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Re: LC comments on draft-yevstifeyev-http-headers-not-recognized-08.txt

From: Mykyta Yevstifeyev <evnikita2@gmail.com>
Date: Tue, 14 Dec 2010 15:17:16 +0000
Message-ID: <4D078A60.7070403@gmail.com>
To: Mark Nottingham <mnot@mnot.net>
CC: The IETF <ietf@ietf.org>, httpbis Group <ietf-http-wg@w3.org>
Hello all,

Let me explain some issues which were mentioned by Mark.

14.12.2010 2:09, Mark Nottingham wrote:
> The use cases for this draft are highly speculative and unproven, even for something aspiring to be Experimental. I haven't seen any implementers express interest in it.
> The draft does not cover what it means for a server to "recognise" a header, yet it places a MUST level requirement on this; e.g., if a server doesn't actively use the "Via" header, should it list it as not recognised? What about X-Forwarded-For? Deploying this on a server as-is means that a lot of extra bytes will be sent in responses (and not just because the field-name is so long, although that doesn't help). If the client sends a 'Range' header but the server chooses not to sent a partial response, should it be listed? And so on...
Firstly, why do we speak about extra bytes to be transferred now, almost 
in 2011? Does it seem to be a great problem? And do you really think 
that there will be *a lot* of such bytes? Secondly, 'doesn't actively 
use' does not mean 'not supports'. The examples you list are not 
appropriate for the situation we are discussing. I mean that if the 
server completely does not support one of headers the client sent, it'll 
form the corresponding response. And when the client receives, it will 
avoid sending the corresponding header(s) - so, using this header will 
allow to save 'extra bytes', as you say, than spend them. The proposal 
has the opposite effect than you describe.
> It's also under-specified; e.g, I haven't seen any analysis on the interaction of this mechanism with hop-by-hop headers, nor with content negotiation, nor with caching.
The points you raised are important, so I'll try to add some description 
in the next versions.
> Furthermore, the draft enables implementation of an anti-pattern for HTTP, by offering an alternative to the 'must ignore' pattern. I understand that the intent of the header is to enable debugging, but if it gains deployment, it will be very tempting for developers to build on top of it.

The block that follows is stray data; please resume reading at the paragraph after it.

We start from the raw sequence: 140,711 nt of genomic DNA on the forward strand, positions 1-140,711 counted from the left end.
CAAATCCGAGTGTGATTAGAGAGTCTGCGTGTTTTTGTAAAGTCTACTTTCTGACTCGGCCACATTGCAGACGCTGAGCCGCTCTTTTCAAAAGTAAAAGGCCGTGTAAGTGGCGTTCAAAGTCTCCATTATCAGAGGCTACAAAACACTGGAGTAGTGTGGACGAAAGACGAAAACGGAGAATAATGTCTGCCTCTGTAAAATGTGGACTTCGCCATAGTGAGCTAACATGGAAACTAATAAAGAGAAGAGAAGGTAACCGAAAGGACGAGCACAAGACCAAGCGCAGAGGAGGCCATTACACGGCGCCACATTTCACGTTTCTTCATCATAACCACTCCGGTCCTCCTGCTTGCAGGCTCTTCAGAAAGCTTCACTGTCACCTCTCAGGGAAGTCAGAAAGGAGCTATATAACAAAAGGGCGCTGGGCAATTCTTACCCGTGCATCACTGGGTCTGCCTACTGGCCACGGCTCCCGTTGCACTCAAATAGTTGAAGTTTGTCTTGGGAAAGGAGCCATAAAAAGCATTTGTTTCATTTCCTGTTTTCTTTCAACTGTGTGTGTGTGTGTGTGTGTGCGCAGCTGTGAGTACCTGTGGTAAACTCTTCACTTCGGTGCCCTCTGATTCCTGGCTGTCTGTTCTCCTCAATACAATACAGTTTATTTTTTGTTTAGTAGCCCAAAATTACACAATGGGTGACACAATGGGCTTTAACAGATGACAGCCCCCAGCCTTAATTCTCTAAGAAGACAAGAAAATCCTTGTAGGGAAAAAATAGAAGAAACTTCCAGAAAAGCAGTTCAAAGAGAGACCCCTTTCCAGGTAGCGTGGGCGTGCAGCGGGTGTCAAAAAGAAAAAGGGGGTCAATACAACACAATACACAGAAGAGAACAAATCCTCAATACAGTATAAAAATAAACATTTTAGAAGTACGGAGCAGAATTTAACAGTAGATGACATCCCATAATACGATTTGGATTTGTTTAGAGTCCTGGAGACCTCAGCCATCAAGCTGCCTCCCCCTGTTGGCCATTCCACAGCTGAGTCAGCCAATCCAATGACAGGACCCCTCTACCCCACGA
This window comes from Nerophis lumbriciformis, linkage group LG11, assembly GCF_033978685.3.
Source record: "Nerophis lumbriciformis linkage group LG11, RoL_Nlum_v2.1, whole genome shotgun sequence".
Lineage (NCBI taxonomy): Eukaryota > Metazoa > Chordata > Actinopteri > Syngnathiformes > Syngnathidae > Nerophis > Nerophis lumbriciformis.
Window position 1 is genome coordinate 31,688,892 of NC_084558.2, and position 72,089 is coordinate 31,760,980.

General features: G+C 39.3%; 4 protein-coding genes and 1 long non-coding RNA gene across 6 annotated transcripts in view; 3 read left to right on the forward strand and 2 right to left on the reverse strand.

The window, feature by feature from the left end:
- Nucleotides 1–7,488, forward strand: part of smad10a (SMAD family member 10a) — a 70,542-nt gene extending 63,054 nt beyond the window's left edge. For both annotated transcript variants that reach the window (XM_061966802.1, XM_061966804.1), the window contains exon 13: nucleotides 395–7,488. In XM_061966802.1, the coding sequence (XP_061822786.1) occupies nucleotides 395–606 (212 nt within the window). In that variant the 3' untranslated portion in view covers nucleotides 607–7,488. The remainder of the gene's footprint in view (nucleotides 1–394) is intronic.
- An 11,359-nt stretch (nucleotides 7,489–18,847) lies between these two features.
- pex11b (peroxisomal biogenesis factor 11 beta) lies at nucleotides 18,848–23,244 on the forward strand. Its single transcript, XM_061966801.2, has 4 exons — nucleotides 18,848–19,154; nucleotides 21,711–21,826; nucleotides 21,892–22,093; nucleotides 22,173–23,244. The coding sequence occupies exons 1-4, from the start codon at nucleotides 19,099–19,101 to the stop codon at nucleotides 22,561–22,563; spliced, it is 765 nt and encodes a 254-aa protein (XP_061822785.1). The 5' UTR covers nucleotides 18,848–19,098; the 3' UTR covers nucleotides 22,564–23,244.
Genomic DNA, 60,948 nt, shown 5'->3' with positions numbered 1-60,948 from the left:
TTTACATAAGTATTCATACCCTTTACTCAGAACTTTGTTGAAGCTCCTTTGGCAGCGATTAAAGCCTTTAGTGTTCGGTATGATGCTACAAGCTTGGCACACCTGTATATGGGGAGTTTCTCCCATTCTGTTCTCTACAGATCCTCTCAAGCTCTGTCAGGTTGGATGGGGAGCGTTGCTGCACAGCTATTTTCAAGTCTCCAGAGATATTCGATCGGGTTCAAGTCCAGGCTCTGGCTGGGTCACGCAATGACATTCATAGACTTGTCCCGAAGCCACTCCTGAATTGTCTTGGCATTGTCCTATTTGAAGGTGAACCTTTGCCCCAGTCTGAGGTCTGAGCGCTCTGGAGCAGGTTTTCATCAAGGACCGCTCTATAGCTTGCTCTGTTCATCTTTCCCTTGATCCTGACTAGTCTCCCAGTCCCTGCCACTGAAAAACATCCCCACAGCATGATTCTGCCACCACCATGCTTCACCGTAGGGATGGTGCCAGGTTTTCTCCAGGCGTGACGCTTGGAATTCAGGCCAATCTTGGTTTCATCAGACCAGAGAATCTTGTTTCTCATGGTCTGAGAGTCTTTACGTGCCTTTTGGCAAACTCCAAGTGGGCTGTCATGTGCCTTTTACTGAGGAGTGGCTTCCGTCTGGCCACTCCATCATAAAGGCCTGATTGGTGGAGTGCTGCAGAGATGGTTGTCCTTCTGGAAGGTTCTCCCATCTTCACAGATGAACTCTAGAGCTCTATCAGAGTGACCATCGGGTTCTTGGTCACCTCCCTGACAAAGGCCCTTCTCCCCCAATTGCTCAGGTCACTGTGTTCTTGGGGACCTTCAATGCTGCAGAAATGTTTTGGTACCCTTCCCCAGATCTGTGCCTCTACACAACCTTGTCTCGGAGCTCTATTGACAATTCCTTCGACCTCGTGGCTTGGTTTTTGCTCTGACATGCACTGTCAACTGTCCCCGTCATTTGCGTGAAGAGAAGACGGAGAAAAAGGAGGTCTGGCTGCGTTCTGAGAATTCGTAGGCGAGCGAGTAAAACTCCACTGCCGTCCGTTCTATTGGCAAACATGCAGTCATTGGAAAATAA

> Therefore, I recommend that this draft NOT be published as an RFC (of any kind).
> Regards,
I think the following issue seems to be discussed by this document too - 
if not only the server, but the client does not recognize on of the 
header in received packet. I wonder this problem wasn't raised so I'll 
try to make the corresponding changes in the draft ASAP.

I'll let you know when the new version of the draft will be available.

All the best,
Mykyta Yevstifeyev

> Begin forwarded message:
>> From: The IESG<iesg-secretary@ietf.org>
>> Date: 14 December 2010 12:28:08 AM AEDT
>> To: IETF-Announce<ietf-announce@ietf.org>
>> Subject: Last Call:<draft-yevstifeyev-http-headers-not-recognized-08.txt>  ('Headers-Not-Recognized' HTTP Header Field) to Experimental RFC
>> The IESG has received a request from an individual submitter to consider
>> the following document:
>> - ''Headers-Not-Recognized' HTTP Header Field'
>>   <draft-yevstifeyev-http-headers-not-recognized-08.txt>  as an
>> Experimental RFC
>> The IESG plans to make a decision in the next few weeks, and solicits
>> final comments on this action. Please send substantive comments to the
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>> sent to iesg@ietf.org instead. In either case, please retain the
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>> The file can be obtained via
>> http://datatracker.ietf.org/doc/draft-yevstifeyev-http-headers-not-recognized/
>> IESG discussion can be tracked via
>> http://datatracker.ietf.org/doc/draft-yevstifeyev-http-headers-not-recognized/
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> --
> Mark Nottingham   http://www.mnot.net/
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Received on Tuesday, 14 December 2010 16:53:41 UTC

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